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Edition 385 – Hourly Rate Stupidity

I was having a conversation with a professional recently about their business and, invariably, the discussion came around to hourly rates. It’s the new financial year and, as part of their annual budget process, they’ve just increased the hourly rates their fee earners charge.

The headline hourly rate, which some businesses disclose in their terms of engagement, is not the problem in this business. It’s the actual recovery rate that is a major problem. When we crunched some numbers a couple of months back, their recovery rate was only 52% of the average charge rate. 52% is, frankly, appalling if, for no other reason, it’s telling me that the level of waste in this business is 48% of the total potential revenue. Can you imagine if Apple threw out 48% of all the product they manufactured? They’d be broke before the week was out.

I have a major philosophical objection to the use of hourly rate for two reasons:

  1. If, as the service provider, I wanted to manipulate the situation to my advantage, and I was charging by hourly rate, why wouldn’t I take longer to do the job? More hours = higher fees = happier adviser bank account; alternately,
  2. If I’m proficient at what I do, or I have a particular skill that is of value to someone, and I can solve a problem in an hour for a client, do I charge the client 1 hour, or do I charge for the 35 years that it took me to develop the skills so that I could solve those types of problems in an hour.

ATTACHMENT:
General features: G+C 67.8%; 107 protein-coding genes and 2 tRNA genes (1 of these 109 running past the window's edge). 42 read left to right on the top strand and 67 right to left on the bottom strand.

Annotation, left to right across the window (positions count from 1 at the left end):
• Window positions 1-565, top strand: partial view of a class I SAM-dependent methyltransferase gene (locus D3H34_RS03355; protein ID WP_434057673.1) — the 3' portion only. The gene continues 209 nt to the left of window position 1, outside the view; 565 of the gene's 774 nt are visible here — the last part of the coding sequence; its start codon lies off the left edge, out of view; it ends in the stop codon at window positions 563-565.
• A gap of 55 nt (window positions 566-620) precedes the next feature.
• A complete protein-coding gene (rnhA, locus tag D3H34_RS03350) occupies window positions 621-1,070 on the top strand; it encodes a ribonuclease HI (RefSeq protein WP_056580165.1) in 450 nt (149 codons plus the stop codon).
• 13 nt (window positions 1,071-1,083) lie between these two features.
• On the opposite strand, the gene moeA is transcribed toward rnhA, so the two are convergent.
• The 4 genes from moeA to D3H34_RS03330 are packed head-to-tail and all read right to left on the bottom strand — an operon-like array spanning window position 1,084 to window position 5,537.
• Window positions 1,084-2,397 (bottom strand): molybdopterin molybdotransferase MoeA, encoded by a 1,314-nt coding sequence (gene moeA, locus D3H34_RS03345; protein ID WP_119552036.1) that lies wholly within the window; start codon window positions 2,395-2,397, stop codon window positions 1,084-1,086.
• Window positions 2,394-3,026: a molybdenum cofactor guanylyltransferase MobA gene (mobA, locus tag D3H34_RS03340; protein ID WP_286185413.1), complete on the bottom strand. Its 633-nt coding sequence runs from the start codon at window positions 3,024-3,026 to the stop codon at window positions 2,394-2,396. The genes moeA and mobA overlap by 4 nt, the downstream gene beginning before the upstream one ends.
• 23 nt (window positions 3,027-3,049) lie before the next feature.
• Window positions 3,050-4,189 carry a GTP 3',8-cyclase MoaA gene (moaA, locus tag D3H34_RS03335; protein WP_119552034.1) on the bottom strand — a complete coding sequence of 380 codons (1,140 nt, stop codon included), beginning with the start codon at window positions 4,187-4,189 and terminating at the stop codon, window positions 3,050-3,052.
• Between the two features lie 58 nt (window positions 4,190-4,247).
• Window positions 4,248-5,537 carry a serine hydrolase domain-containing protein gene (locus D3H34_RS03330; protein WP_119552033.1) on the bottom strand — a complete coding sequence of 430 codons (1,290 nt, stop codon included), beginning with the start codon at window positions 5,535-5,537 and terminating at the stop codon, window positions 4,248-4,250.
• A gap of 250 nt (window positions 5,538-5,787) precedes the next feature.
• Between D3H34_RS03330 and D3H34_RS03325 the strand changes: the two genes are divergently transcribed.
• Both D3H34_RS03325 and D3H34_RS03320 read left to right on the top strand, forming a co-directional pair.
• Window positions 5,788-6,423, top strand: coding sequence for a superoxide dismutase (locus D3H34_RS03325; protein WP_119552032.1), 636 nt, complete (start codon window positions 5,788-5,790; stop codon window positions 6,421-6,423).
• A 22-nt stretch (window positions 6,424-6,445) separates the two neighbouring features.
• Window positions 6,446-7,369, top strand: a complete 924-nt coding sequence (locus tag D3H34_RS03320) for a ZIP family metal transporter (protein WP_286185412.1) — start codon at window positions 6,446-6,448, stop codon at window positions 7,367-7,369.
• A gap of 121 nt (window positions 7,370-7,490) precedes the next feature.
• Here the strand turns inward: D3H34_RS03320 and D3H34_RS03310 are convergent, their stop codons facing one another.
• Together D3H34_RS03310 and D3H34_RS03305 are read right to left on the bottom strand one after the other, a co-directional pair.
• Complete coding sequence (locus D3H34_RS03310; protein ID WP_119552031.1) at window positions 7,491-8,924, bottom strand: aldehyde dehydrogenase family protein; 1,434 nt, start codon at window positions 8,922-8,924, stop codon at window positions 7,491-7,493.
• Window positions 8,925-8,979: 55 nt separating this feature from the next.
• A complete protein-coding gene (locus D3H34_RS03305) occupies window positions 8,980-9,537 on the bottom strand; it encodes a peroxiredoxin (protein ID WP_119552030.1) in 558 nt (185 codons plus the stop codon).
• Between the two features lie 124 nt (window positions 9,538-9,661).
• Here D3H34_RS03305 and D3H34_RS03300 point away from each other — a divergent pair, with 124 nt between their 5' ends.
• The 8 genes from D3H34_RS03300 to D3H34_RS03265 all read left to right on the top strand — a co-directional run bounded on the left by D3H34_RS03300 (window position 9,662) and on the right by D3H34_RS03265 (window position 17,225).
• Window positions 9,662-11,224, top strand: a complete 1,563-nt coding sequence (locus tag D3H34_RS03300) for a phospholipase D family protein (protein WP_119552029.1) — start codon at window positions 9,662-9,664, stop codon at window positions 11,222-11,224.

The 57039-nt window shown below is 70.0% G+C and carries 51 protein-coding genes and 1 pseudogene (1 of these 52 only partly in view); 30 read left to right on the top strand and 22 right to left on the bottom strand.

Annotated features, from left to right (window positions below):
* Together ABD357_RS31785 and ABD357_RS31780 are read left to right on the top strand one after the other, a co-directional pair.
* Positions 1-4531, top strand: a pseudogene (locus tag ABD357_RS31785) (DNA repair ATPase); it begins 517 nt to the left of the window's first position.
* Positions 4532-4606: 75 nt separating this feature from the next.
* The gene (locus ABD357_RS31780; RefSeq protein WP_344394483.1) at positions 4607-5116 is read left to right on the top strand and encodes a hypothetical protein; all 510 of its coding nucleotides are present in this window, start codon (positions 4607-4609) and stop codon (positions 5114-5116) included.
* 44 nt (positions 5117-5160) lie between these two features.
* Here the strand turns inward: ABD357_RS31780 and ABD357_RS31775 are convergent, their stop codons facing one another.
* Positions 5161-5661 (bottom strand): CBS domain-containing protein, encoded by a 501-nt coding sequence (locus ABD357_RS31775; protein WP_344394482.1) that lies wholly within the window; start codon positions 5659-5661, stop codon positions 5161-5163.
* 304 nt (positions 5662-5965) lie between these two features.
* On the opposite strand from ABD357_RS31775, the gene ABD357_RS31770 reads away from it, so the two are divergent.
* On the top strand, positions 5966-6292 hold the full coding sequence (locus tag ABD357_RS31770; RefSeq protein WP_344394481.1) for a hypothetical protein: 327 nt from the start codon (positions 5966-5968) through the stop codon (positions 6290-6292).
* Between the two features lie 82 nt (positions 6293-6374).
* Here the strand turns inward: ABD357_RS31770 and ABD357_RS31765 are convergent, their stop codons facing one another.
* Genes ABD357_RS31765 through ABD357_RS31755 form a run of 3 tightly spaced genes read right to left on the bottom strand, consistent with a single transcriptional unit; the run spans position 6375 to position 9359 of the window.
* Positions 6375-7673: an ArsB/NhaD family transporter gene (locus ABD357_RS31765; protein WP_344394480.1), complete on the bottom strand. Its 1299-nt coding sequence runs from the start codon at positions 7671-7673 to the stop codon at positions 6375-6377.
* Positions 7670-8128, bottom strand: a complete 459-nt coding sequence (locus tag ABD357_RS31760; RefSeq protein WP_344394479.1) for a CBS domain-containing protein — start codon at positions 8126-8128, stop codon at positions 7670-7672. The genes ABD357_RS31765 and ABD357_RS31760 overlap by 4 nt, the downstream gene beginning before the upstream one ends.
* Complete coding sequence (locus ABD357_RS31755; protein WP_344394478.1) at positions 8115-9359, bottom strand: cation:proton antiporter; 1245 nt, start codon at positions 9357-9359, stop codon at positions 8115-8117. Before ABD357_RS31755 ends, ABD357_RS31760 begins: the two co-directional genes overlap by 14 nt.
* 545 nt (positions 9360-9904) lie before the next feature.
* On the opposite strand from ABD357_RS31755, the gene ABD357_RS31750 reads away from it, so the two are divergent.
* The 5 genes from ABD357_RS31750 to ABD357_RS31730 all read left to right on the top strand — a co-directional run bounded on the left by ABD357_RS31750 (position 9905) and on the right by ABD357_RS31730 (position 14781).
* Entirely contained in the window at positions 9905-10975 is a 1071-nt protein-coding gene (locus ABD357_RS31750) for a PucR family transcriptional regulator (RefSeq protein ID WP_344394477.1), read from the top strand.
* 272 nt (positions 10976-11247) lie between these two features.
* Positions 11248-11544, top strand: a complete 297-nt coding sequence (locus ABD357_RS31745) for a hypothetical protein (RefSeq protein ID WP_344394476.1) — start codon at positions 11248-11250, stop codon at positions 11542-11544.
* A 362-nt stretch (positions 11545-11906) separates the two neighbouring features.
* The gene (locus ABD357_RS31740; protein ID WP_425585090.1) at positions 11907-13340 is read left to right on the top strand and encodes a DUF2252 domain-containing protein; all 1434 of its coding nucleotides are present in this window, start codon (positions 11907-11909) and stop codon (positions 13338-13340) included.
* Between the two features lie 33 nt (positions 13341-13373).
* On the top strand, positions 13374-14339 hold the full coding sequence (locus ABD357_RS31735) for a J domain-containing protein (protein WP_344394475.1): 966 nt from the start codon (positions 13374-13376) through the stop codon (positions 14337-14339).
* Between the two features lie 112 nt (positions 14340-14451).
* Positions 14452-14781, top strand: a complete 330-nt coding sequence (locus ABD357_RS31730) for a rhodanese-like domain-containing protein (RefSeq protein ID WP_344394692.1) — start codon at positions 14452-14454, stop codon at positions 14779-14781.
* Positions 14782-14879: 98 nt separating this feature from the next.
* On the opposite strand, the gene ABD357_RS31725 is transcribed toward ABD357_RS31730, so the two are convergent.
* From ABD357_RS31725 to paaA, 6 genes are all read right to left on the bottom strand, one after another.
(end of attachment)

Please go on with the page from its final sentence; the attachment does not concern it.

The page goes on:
Once, our fabulous plumber, Glenn, was sorting out a major issue for us at home that involved some outside excavation work. I explained the problem and, given I break out in hives when I’m anywhere near tools, I left Glenn to his own devices. After 45 minutes, I wandered around to see how he was getting on, but couldn’t find him. There was a huge pile of soil on the grass and it wasn’t until I peered into the hole in the ground that I saw Glenn, at the bottom, digging the hole with a shovel. My first two reactions were to tell him:

  1. He’s incredible to have dug a hole, by hand, that he can stand inside of in under an hour; and.
  2. He’s mad, because he could own a machine that would do that for him.

As I expected, Glenn only charged me 45 minutes for digging the hole. The fact that it would have taken me all day, and that was what the value was to me, simply escaped him. As did the fact that if he did own a machine, he would have charged me for use of the machine, floating it to and from our home and also for his time – all of which I’d have been happy to pay for.

Too many businesses, and I don’t just mean professional service providers, charge using an hourly rate. If that’s you in your business, you’re just like Glenn – you’re mad! You are suffering from a lack of self respect if you don’t believe you can charge more than the number of hours you’re on the job for, multiplied by an hourly rate. You are achieving a result for the client and that is how you should be charging – for a result, not for hours on the job.

This Week’s Tip

“If you drag out the time on a job, and charge by the hour, you’re acting unethically towards the client. 
If you solve the client’s problem, or improve their situation, and only charge by the hour,
you’re acting disrespectfully towards yourself.”